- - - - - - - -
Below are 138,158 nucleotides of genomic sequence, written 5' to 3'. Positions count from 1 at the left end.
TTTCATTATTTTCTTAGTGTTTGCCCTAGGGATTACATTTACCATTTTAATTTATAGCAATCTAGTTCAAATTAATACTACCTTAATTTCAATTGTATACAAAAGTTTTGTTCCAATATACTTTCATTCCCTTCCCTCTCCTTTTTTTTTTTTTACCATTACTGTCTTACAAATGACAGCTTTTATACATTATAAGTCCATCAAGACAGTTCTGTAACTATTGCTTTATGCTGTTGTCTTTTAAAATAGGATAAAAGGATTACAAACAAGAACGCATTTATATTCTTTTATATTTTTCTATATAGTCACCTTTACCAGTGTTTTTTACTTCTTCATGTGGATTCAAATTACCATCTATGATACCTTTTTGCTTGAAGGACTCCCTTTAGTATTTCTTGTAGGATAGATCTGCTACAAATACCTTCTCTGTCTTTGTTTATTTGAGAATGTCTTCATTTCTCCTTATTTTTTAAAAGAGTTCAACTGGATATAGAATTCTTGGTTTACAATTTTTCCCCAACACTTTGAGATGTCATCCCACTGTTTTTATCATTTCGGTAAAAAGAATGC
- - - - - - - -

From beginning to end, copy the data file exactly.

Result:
Below are 138,158 nucleotides of genomic sequence, written 5' to 3'. Positions count from 1 at the left end.
TTTCATTATTTTCTTAGTGTTTGCCCTAGGGATTACATTTACCATTTTAATTTATAGCAATCTAGTTCAAATTAATACTACCTTAATTTCAATTGTATACAAAAGTTTTGTTCCAATATACTTTCATTCCCTTCCCTCTCCTTTTTTTTTTTTTACCATTACTGTCTTACAAATGACAGCTTTTATACATTATAAGTCCATCAAGACAGTTCTGTAACTATTGCTTTATGCTGTTGTCTTTTAAAATAGGATAAAAGGATTACAAACAAGAACGCATTTATATTCTTTTATATTTTTCTATATAGTCACCTTTACCAGTGTTTTTTACTTCTTCATGTGGATTCAAATTACCATCTATGATACCTTTTTGCTTGAAGGACTCCCTTTAGTATTTCTTGTAGGATAGATCTGCTACAAATACCTTCTCTGTCTTTGTTTATTTGAGAATGTCTTCATTTCTCCTTATTTTTTAAAAGAGTTCAACTGGATATAGAATTCTTGGTTTACAATTTTTCCCCAACACTTTGAGATGTCATCCCACTGTTTTTATCATTTCGGTAAAAAGAATGC